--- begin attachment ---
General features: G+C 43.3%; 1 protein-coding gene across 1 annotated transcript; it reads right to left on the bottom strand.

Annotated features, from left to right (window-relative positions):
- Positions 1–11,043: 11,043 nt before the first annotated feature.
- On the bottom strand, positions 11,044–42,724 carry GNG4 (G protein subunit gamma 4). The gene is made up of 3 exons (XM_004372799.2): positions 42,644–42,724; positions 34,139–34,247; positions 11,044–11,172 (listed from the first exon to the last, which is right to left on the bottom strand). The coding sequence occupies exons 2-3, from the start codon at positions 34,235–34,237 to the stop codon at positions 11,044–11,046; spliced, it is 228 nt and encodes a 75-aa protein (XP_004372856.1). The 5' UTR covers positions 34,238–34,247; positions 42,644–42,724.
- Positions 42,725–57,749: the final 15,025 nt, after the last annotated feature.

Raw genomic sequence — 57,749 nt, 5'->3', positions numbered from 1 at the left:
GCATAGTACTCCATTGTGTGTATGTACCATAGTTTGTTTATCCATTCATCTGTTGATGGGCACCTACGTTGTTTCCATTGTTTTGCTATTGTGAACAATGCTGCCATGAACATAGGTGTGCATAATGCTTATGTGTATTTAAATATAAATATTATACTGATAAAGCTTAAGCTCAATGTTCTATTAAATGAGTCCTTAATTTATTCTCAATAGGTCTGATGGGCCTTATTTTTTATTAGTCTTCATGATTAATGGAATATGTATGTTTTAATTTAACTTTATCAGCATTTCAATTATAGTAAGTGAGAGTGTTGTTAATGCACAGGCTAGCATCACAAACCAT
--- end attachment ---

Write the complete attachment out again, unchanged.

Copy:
General features: G+C 43.3%; 1 protein-coding gene across 1 annotated transcript; it reads right to left on the bottom strand.

Annotated features, from left to right (window-relative positions):
- Positions 1–11,043: 11,043 nt before the first annotated feature.
- On the bottom strand, positions 11,044–42,724 carry GNG4 (G protein subunit gamma 4). The gene is made up of 3 exons (XM_004372799.2): positions 42,644–42,724; positions 34,139–34,247; positions 11,044–11,172 (listed from the first exon to the last, which is right to left on the bottom strand). The coding sequence occupies exons 2-3, from the start codon at positions 34,235–34,237 to the stop codon at positions 11,044–11,046; spliced, it is 228 nt and encodes a 75-aa protein (XP_004372856.1). The 5' UTR covers positions 34,238–34,247; positions 42,644–42,724.
- Positions 42,725–57,749: the final 15,025 nt, after the last annotated feature.

Raw genomic sequence — 57,749 nt, 5'->3', positions numbered from 1 at the left:
GCATAGTACTCCATTGTGTGTATGTACCATAGTTTGTTTATCCATTCATCTGTTGATGGGCACCTACGTTGTTTCCATTGTTTTGCTATTGTGAACAATGCTGCCATGAACATAGGTGTGCATAATGCTTATGTGTATTTAAATATAAATATTATACTGATAAAGCTTAAGCTCAATGTTCTATTAAATGAGTCCTTAATTTATTCTCAATAGGTCTGATGGGCCTTATTTTTTATTAGTCTTCATGATTAATGGAATATGTATGTTTTAATTTAACTTTATCAGCATTTCAATTATAGTAAGTGAGAGTGTTGTTAATGCACAGGCTAGCATCACAAACCAT